Horse remains were present in two of the graves, one of which also contained the skeleton of a dog. This combination of animals is often found in high-status Viking Age graves in mainland Scandinavia.
The fourth mound appears to have been the grave of a woman. She was buried with a pair of oval bowl buckles, considered a classically “feminine” piece of attire, and a pearl necklace containing 11 glass beads. She also had a leather purse containing a Norwegian whetstone and some flint.
The whetstone has gained attention, as it is being believed that it likely originated from a quarry called Eidsborg, halfway between Stavanger and Oslo. The Eidsborg quarry was in use for centuries and the stones have some specific features, being distinctively lighter than in other parts of Norway. Eidsborg whetstones were of extremely high quality, and were a prestigious Norwegian export item during the Viking Age and the Middle Ages. However, further research is required to determine the origin of the stone.
These kinds of grave goods suggest the deceased were rich or of high social status, and all the objects have been sent to the National Museum of Iceland for further analysis.
Graves from pre-Christian times are fascinating in their variety of burial customs, and they are a valuable source of information for some of the earliest people to live in Iceland. As to who resides in them, we will never know for certain—but we are not entirely without leads here. In Landnámabók, the Icelandic Book of Settlements, a strong and knowledgeable settler by the name of Bjólfur, from Voss, Norway, is identified as the initial settler of Fjörðurá. As always, of course, it bears mentioning that Landnámabók was written some 300 years after the settlement of the island, meaning the accuracy of the records can be debated—however, the locations of farms as described in the book have indeed turned out to be fairly accurate. Not all these farms are named, and every chieftain brought a number of individuals with them of different social statuses, but archaeologically there is little doubt that the farm originates from the early settlement period in Iceland, and it cannot be ruled out that it is Bjólfur that is buried in one of the four mounds.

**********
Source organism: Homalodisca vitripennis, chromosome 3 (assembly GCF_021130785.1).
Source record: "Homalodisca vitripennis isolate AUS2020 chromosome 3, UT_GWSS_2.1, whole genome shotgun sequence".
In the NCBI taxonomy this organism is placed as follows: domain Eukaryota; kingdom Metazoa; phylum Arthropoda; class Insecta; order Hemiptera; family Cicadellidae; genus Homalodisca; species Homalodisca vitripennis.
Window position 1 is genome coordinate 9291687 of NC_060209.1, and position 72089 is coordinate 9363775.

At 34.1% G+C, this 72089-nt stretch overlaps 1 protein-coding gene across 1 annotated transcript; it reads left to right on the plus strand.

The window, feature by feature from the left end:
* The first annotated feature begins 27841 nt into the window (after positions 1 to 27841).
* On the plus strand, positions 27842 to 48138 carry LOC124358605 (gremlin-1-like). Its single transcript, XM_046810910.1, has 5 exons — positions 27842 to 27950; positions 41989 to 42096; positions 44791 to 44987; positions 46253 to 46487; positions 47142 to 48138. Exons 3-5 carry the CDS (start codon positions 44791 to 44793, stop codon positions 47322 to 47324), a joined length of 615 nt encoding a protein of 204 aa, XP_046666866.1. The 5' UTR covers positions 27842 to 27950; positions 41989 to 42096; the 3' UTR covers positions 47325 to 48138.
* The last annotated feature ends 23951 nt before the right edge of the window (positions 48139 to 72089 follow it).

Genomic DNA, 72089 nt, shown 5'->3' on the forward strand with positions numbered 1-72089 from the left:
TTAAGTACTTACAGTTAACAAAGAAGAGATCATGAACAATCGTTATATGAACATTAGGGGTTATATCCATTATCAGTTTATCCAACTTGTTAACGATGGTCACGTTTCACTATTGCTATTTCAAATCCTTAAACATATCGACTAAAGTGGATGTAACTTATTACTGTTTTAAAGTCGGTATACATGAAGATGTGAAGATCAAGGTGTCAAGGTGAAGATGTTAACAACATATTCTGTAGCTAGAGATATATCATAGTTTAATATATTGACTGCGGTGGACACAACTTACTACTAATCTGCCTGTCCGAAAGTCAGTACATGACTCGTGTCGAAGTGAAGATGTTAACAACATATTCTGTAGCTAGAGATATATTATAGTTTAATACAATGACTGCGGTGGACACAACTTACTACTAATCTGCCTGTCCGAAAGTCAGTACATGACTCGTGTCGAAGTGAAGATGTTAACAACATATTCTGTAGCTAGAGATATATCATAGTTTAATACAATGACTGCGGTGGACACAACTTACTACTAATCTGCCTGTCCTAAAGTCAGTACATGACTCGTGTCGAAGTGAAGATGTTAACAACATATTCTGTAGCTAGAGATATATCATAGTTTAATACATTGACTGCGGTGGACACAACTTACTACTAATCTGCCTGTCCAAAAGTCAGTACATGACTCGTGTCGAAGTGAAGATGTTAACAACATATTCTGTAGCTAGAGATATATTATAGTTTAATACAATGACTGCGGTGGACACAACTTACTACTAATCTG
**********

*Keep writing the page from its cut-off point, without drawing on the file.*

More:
Text: Anna Sunneborn Guðnadóttir. Copyright 2021 Scandinavian Archaeology.
Image credits: Antikva EHF.
About the author
Anna Sunneborn Guðnadóttir
Archaeologist with a bachelor in archaeology from Uppsala University (Sweden), a Masters from University College London (UK), and a Masters from Uppsala University (Sweden).
During my masters studies I focused on the archaeometric side of archaeology - mainly Geographic Information Systems, geoarchaeology and optical microscopy. In my MA dissertation at UCL I used micromorphology and ceramic petrography to attempt to trace ancient artefacts to its manufacturing location based on modern soil samples and literary sources. My MA dissertation at Uppsala University was a digital analysis of a settlement based on the ceramics found during excavation.
I have a love for all things stratigraphy and geoarchaeological, and can often be found looking at stratigraphy wherever I can find it.